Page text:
Another NATO member with little enthusiasm for air strikes is Germany. Berlin has had strong reservations from the start about the intervention in Libya. Crucially, Germany joined the BRIC countries – Brazil, Russia, India and China – on the UN Security Council in abstaining in the vote on Resolution 1973, arguing there were too many unanswered questions about the aims of the intervention. And while Berlin has not actively opposed the intervention, it has refused to get involved.
Presuming the influence of these reluctant counties in the failure of NATO to destroy more of Gaddafi’s armor and heavy weapons, the Libyan rebels have called on the alliance to be more aggressive.
Other leading member states were initially reluctant to get involved, notably the Mediterranean powers Spain and Italy. Italy, another former colonial power, depends on Libya for energy supplies and had also signed a deal with Gaddafi to stem the flow of African migrants across the Mediterranean. Both have since been involved in no-fly zone patrolling.
These divisions have reignited questions about the future of NATO. Critics point out that an alliance set up more than 60 years ago to defend western Europe from a potential Soviet threat, no longer has enough common interests to make it an effective organization in the post-Cold War world. They point to the Kosovo campaign in 1999, where Greece refused to get involved. Then, there is Afghanistan where NATO now deploys tens of thousands of troops to combat the Taliban insurgency, but many members have not sent troops and some, like Germany, put tight restrictions on what their troops can do.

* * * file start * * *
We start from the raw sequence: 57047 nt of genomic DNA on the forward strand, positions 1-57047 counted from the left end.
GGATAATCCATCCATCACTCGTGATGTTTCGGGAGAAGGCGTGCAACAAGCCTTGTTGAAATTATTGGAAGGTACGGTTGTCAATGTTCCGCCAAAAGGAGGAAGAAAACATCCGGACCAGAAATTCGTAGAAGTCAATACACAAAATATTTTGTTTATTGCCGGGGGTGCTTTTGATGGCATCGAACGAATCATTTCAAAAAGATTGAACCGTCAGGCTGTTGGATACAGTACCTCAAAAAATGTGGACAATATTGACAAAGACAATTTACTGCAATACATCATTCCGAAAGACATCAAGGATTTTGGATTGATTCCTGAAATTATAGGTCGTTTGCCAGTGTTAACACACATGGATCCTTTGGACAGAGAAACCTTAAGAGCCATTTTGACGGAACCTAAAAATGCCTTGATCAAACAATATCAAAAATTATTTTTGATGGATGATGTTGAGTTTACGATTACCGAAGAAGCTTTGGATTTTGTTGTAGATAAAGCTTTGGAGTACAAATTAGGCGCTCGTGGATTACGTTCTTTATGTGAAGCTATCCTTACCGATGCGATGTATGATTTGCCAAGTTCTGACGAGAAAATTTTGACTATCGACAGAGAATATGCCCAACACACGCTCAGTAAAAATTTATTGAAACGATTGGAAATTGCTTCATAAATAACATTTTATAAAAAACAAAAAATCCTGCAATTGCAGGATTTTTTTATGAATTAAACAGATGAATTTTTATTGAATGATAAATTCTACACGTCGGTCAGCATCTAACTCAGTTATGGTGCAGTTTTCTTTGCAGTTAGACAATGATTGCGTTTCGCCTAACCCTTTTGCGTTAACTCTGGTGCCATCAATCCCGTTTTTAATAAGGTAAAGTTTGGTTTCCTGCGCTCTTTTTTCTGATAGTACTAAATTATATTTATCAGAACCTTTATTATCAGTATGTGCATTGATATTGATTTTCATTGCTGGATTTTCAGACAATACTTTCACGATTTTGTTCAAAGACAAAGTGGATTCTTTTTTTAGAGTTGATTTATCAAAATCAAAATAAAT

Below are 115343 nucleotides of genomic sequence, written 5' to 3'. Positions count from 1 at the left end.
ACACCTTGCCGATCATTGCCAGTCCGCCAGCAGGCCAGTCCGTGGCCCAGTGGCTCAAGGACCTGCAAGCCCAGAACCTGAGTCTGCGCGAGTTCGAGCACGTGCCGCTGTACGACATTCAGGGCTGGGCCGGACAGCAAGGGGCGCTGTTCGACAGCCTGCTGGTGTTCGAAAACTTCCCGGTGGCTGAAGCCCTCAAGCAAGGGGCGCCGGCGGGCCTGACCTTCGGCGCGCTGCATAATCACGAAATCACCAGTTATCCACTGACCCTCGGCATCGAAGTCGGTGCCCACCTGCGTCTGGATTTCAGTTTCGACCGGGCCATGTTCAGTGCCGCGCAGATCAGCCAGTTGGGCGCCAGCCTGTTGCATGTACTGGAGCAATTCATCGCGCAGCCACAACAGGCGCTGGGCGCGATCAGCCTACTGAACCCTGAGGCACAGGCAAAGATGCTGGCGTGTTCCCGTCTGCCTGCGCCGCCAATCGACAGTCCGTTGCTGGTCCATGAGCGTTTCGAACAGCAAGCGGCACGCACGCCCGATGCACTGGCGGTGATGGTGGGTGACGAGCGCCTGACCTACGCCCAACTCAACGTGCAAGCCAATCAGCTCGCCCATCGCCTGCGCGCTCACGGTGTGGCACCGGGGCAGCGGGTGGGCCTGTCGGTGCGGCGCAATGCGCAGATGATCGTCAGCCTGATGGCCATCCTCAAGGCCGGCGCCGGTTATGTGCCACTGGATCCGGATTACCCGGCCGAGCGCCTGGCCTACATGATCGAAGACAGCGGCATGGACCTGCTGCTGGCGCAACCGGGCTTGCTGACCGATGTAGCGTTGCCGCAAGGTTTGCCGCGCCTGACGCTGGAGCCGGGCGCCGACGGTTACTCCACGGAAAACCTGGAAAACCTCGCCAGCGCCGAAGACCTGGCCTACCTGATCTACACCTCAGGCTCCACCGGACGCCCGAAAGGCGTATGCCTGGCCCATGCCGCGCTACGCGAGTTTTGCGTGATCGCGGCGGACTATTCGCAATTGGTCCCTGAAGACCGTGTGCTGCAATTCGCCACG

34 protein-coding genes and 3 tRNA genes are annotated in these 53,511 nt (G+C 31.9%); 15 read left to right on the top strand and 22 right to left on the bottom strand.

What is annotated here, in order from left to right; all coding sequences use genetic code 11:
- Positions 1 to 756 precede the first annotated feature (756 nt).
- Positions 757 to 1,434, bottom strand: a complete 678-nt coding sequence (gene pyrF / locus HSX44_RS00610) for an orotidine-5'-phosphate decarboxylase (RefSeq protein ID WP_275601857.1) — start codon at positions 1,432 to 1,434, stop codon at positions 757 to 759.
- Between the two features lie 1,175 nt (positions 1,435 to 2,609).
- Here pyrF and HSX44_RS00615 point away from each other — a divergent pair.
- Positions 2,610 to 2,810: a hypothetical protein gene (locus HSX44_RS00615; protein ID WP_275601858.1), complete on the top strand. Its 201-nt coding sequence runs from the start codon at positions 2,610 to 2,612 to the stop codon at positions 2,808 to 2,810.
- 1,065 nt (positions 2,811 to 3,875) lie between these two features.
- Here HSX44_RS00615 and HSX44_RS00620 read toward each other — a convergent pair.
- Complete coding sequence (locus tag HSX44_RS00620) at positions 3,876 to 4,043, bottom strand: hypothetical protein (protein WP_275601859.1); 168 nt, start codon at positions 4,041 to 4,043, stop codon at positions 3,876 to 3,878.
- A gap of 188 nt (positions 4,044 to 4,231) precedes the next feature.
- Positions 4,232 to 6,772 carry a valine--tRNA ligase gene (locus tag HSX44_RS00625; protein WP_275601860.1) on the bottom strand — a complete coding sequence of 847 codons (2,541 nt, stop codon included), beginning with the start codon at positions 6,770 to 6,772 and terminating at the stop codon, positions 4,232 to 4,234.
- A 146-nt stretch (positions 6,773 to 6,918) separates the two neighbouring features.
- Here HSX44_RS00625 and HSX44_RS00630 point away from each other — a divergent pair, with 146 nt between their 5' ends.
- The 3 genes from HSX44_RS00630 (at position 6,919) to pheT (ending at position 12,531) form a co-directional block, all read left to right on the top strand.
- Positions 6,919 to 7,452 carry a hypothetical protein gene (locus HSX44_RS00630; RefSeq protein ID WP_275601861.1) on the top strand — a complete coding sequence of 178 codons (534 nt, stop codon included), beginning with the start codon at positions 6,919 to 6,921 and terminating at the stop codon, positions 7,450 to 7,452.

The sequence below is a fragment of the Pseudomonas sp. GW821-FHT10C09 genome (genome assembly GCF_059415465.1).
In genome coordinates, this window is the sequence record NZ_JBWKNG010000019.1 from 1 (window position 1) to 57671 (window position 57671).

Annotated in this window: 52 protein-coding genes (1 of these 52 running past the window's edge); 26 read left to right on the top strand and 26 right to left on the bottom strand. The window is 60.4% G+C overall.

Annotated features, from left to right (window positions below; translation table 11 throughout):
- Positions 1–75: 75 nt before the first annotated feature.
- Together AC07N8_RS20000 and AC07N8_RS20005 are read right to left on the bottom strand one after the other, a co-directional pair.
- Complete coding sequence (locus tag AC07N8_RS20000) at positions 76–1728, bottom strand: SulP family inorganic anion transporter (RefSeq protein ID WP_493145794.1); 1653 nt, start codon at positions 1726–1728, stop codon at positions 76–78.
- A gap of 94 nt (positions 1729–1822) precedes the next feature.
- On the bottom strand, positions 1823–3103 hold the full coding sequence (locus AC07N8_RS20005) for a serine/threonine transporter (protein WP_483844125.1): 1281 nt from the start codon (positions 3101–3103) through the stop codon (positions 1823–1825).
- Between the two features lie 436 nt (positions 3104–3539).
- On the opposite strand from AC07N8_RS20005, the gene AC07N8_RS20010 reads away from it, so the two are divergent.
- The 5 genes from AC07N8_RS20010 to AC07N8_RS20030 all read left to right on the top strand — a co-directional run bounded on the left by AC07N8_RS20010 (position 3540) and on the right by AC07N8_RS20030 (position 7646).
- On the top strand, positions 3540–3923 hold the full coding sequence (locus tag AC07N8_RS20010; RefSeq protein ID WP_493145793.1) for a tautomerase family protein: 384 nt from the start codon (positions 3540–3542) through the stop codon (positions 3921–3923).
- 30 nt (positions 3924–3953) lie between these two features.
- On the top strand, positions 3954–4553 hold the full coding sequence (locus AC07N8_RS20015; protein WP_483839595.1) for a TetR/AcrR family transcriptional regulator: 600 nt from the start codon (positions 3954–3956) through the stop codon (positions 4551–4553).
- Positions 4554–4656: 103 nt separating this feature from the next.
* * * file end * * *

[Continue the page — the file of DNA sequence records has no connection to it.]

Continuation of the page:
But NATO optimists can point to pluses for the alliance over Libya. French acceptance of NATO leadership in Operation Unified Protector is seen as confirmation that one of the organization’s major military powers is now fully committed to the alliance. Back in 1966, President Charles de Gaulle had removed France from the NATO’s military command structure, but two years ago, Sarkozy ended that boycott, now putting substance on that decision by taking a leading role in the Libyan operation under NATO command.
The apparent backseat taken by the United States in the NATO operation is another new development viewed as a positive for the alliance. If NATO can be seen by the rest of the world as more than a US-dominated organization, that could enhance international acceptance of NATO as an instrument for enforcing decisions of the UN Security Council, giving the UN more muscle.
Last November, the alliance agreed on a new “strategic concept” rededicating its members to defend one another. But unlike in Afghanistan where NATO took action following the 9/11 attacks on one of its member states, NATO is not defending itself in Libya. Rather, it is intervening in an internal conflict, and some of its members have opted out.
So the question arises as to whether an alliance in which members can pick and choose which operations they take part in is becoming a two-speed NATO and whether this matters.
Pragmatists in the alliance argue this is nothing to worry about because in Libya members are doing what they can, with some sending strike aircraft, others offering humanitarian assistance and others offering political support.
But the risk for NATO is that the countries willing to put servicemen in the line of fire in Kosovo, Libya and especially Afghanistan will grow ever more resentful of those who only risk treasure rather than blood.
If this happens, reaching agreement on whether to take action could become ever more fraught and make it less likely the alliance will be able to play a role in international affairs. Such an outcome could see NATO expire through irrelevance and neglect.